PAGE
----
Commentary: Basic facts as the legislative session rolls on in a locked-down Roundhouse
To say that this is an unprecedented legislative session in New Mexico is an understatement. After some public debate over how and when the Legislature was going to meet, the Democrats who overwhelmingly control both houses have decided to plow forward with an entirely “virtual” session.
The Roundhouse is closed to the public and if you want to engage with legislators or committees you need to get online and watch, testify, or send emails or calls to their offices. By itself this COVID-related change is both dramatic and problematic.
Then, in apparent reaction to the U.S. Capitol riots of Jan. 6 and the supposed threat of violence at state capitols across the nation, the Roundhouse has been fenced off with dramatically-enhanced security measures implemented to the point that only legislators and staff can get near the facility. We don’t know how long these measures will be in place, but this simply can’t be the “new normal.”
For all its many flaws New Mexico’s Legislature has traditionally been among the most open and accessible in the nation. We have advocated the addition of remote testimony in this vast, sparsely-populated State, but never at the expense of having in-person access completely eliminated during a session.
All advocates for open government must be vigilant in making sure that this crisis not be used to limit open government and transparency in our State.
And then there is the economy. We certainly want New Mexicans to be able to get back to work as quickly as possible. But as the Legislature meets to discuss long-term policy changes in our State we need to agree on a few important facts which undergird our economic situation and have done so for many years.
1) We know New Mexico is an impoverished state. Too many of our citizens and especially young people face hardships in the best of times. Of course, those problems have been worsened by the pandemic and the political reaction to it.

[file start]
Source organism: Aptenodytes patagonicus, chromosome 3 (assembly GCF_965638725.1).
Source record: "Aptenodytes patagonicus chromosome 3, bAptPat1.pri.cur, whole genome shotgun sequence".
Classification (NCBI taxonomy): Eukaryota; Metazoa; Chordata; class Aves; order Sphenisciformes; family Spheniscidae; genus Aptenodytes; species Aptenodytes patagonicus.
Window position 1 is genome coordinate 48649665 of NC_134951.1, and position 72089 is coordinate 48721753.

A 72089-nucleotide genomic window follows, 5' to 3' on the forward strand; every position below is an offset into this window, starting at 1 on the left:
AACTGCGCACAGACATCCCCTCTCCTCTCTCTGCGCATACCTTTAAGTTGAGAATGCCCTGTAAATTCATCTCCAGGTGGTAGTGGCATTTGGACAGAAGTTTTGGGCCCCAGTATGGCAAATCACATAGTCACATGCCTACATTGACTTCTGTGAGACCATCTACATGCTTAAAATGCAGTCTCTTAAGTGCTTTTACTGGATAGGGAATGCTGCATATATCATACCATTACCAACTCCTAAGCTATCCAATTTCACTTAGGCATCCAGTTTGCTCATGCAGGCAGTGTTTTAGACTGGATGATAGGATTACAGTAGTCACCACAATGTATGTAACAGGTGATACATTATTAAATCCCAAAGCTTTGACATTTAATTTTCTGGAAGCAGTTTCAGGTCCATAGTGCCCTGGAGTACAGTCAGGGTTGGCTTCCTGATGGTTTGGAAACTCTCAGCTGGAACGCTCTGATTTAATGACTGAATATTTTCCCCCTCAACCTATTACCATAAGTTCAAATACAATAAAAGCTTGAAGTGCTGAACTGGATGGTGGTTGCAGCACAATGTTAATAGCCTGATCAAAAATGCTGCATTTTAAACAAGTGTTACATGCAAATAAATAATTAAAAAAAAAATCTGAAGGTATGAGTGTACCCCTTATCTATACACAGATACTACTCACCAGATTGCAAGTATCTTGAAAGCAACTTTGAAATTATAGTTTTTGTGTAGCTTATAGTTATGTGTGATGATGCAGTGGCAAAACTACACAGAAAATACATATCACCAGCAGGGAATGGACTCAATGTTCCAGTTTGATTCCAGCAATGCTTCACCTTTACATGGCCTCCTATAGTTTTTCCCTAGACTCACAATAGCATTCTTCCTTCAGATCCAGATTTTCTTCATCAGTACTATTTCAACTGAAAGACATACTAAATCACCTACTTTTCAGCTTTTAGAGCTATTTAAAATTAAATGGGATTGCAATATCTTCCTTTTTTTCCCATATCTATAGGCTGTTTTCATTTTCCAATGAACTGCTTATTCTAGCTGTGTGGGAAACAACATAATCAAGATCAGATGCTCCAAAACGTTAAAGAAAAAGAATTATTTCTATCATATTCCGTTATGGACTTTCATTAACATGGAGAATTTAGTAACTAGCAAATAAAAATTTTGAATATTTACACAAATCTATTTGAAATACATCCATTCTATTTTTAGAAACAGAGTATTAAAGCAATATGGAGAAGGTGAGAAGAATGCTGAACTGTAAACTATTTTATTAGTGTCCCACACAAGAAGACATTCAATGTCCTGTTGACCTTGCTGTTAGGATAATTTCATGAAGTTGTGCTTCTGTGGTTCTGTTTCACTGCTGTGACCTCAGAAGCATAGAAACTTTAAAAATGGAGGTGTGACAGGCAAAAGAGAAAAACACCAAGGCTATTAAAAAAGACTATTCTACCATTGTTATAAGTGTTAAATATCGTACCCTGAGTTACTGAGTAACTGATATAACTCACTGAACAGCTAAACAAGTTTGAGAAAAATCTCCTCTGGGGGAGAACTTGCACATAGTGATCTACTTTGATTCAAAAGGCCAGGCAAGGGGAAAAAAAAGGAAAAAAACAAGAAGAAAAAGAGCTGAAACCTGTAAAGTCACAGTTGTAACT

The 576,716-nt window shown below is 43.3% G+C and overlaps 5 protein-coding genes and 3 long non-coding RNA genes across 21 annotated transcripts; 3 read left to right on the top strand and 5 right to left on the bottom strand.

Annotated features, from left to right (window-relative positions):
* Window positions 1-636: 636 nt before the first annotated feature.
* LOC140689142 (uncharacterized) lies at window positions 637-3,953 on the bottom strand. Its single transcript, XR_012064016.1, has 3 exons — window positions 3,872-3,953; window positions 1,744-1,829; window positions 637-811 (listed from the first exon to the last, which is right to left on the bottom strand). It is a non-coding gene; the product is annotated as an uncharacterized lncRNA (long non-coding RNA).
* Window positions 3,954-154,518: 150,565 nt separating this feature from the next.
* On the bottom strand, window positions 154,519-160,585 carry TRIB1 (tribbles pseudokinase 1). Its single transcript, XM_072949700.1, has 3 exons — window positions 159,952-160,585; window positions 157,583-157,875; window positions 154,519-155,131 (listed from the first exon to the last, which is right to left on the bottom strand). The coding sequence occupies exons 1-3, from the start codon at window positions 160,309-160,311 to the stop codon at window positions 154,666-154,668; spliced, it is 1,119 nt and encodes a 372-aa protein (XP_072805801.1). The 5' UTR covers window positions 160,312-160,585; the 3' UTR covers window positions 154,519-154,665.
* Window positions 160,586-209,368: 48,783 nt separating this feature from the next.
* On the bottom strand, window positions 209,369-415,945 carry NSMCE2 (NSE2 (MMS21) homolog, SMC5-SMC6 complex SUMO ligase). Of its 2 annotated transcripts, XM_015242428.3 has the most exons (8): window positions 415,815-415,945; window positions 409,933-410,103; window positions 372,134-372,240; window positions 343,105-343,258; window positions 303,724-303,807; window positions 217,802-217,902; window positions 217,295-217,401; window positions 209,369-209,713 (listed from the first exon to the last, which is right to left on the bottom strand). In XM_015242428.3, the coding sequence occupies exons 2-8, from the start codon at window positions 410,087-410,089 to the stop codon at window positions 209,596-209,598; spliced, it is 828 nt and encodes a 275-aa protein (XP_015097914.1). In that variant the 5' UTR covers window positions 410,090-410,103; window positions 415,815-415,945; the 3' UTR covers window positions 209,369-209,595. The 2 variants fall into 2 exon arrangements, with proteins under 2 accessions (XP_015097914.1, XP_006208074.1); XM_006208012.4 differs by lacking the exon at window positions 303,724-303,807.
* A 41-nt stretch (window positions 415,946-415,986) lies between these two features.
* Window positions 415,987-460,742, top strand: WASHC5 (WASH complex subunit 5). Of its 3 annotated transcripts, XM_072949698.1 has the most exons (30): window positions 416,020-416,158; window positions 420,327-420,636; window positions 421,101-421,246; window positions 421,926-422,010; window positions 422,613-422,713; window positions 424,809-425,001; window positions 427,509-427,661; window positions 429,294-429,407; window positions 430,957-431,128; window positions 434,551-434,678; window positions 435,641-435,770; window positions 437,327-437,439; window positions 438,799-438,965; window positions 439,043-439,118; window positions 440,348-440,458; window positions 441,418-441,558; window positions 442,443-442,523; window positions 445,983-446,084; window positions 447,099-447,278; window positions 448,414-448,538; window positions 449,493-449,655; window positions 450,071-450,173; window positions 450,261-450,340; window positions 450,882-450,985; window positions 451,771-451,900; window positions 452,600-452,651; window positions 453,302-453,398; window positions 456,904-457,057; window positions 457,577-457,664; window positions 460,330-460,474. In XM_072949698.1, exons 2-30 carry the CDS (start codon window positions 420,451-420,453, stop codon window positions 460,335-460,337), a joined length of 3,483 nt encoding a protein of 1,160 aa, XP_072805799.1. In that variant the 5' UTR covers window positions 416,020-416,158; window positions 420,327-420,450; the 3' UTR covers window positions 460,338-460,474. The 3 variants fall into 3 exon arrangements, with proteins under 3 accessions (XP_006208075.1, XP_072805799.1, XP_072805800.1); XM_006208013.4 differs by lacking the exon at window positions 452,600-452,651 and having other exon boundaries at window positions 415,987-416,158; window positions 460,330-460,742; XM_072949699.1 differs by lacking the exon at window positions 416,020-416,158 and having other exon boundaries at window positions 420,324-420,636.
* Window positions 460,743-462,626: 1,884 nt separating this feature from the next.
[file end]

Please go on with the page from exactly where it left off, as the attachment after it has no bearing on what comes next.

2) New Mexico lacks something called economic freedom. According to an annual report from the Canada-based Fraser Institute, a free market think tank, our State is the 42nd-most free state in the nation. Our neighbors are all much freer. Worse, because data are not available instantaneously the data available are for 2018, Susana Martinez’s last year in office. We have seen a dramatic erosion in economic freedom under the current Administration. Lack of economic freedom has real impacts on people. The study found an 8.1% reduction in median incomes in the least free states.
3) New Mexico’s tax burdens are heavy. Because it is poor and federal taxes are “progressive” many tools claim our State has low taxes. In reality, according to the Federation of Tax Administrators, when ranked as a percentage of personal incomes, New Mexico’s state tax burden is 7th-highest in the nation.
4) Given our heavy tax burden it will come as no surprise that state and local spending is high. In fact, according to USGovernmentspending.com consuming 22.98% of our overall economy, New Mexico governments spend a smaller share of the economy than only West Virginia and Alaska.
During this 60-day legislative session we expect a slew of tax hikes, spending programs, and new regulations to be considered and passed. Unfortunately, those mostly take us even further in the wrong direction and will further make us an island of relatively slow economic (and population) growth and poverty in the American Southwest.
Paul Gessing is president of New Mexico’s Rio Grande Foundation.